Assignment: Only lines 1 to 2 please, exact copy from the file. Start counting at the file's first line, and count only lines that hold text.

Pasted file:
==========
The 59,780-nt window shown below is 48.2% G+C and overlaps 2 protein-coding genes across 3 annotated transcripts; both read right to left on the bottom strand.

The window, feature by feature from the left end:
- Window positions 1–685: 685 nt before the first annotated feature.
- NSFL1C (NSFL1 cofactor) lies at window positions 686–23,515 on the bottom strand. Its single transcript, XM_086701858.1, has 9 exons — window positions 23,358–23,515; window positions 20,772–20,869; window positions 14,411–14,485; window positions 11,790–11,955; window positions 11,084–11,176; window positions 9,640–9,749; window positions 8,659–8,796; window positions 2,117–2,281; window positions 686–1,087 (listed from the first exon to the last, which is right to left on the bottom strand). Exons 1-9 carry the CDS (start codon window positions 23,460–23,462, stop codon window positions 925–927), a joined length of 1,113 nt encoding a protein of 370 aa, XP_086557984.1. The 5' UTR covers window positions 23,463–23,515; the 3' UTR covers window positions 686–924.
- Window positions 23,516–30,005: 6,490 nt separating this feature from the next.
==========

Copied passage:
The 59,780-nt window shown below is 48.2% G+C and overlaps 2 protein-coding genes across 3 annotated transcripts; both read right to left on the bottom strand.

The window, feature by feature from the left end: